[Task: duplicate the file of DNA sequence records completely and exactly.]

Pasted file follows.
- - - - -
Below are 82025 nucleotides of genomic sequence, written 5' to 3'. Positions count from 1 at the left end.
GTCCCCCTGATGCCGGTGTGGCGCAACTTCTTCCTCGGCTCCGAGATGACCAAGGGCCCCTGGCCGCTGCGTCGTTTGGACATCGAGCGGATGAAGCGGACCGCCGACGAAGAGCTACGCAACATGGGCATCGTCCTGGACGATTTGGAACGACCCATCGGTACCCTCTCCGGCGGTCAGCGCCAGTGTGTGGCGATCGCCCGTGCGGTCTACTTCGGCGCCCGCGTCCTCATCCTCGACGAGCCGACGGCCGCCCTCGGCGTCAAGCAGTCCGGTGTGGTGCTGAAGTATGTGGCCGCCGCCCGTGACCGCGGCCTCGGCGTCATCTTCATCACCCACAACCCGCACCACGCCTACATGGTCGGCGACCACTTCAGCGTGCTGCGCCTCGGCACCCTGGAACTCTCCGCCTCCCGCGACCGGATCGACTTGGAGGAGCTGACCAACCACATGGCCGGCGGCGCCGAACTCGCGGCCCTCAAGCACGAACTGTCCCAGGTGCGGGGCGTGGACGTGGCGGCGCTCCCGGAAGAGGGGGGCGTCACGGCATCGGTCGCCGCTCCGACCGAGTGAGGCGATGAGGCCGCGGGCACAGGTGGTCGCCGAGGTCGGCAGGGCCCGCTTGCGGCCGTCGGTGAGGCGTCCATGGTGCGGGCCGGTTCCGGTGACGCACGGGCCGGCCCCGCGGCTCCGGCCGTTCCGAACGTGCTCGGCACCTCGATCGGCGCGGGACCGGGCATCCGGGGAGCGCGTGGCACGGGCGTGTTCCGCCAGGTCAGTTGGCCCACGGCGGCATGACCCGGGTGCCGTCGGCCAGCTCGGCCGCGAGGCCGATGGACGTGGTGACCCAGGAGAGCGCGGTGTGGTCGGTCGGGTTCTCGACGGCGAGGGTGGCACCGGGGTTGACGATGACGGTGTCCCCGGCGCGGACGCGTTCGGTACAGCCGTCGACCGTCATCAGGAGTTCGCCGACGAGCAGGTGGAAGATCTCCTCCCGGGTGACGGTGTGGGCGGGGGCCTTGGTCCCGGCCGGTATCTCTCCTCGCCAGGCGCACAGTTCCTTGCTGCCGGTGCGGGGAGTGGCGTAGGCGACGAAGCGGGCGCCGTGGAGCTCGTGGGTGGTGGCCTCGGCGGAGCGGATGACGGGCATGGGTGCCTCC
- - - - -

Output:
Below are 82025 nucleotides of genomic sequence, written 5' to 3'. Positions count from 1 at the left end.
GTCCCCCTGATGCCGGTGTGGCGCAACTTCTTCCTCGGCTCCGAGATGACCAAGGGCCCCTGGCCGCTGCGTCGTTTGGACATCGAGCGGATGAAGCGGACCGCCGACGAAGAGCTACGCAACATGGGCATCGTCCTGGACGATTTGGAACGACCCATCGGTACCCTCTCCGGCGGTCAGCGCCAGTGTGTGGCGATCGCCCGTGCGGTCTACTTCGGCGCCCGCGTCCTCATCCTCGACGAGCCGACGGCCGCCCTCGGCGTCAAGCAGTCCGGTGTGGTGCTGAAGTATGTGGCCGCCGCCCGTGACCGCGGCCTCGGCGTCATCTTCATCACCCACAACCCGCACCACGCCTACATGGTCGGCGACCACTTCAGCGTGCTGCGCCTCGGCACCCTGGAACTCTCCGCCTCCCGCGACCGGATCGACTTGGAGGAGCTGACCAACCACATGGCCGGCGGCGCCGAACTCGCGGCCCTCAAGCACGAACTGTCCCAGGTGCGGGGCGTGGACGTGGCGGCGCTCCCGGAAGAGGGGGGCGTCACGGCATCGGTCGCCGCTCCGACCGAGTGAGGCGATGAGGCCGCGGGCACAGGTGGTCGCCGAGGTCGGCAGGGCCCGCTTGCGGCCGTCGGTGAGGCGTCCATGGTGCGGGCCGGTTCCGGTGACGCACGGGCCGGCCCCGCGGCTCCGGCCGTTCCGAACGTGCTCGGCACCTCGATCGGCGCGGGACCGGGCATCCGGGGAGCGCGTGGCACGGGCGTGTTCCGCCAGGTCAGTTGGCCCACGGCGGCATGACCCGGGTGCCGTCGGCCAGCTCGGCCGCGAGGCCGATGGACGTGGTGACCCAGGAGAGCGCGGTGTGGTCGGTCGGGTTCTCGACGGCGAGGGTGGCACCGGGGTTGACGATGACGGTGTCCCCGGCGCGGACGCGTTCGGTACAGCCGTCGACCGTCATCAGGAGTTCGCCGACGAGCAGGTGGAAGATCTCCTCCCGGGTGACGGTGTGGGCGGGGGCCTTGGTCCCGGCCGGTATCTCTCCTCGCCAGGCGCACAGTTCCTTGCTGCCGGTGCGGGGAGTGGCGTAGGCGACGAAGCGGGCGCCGTGGAGCTCGTGGGTGGTGGCCTCGGCGGAGCGGATGACGGGCATGGGTGCCTCC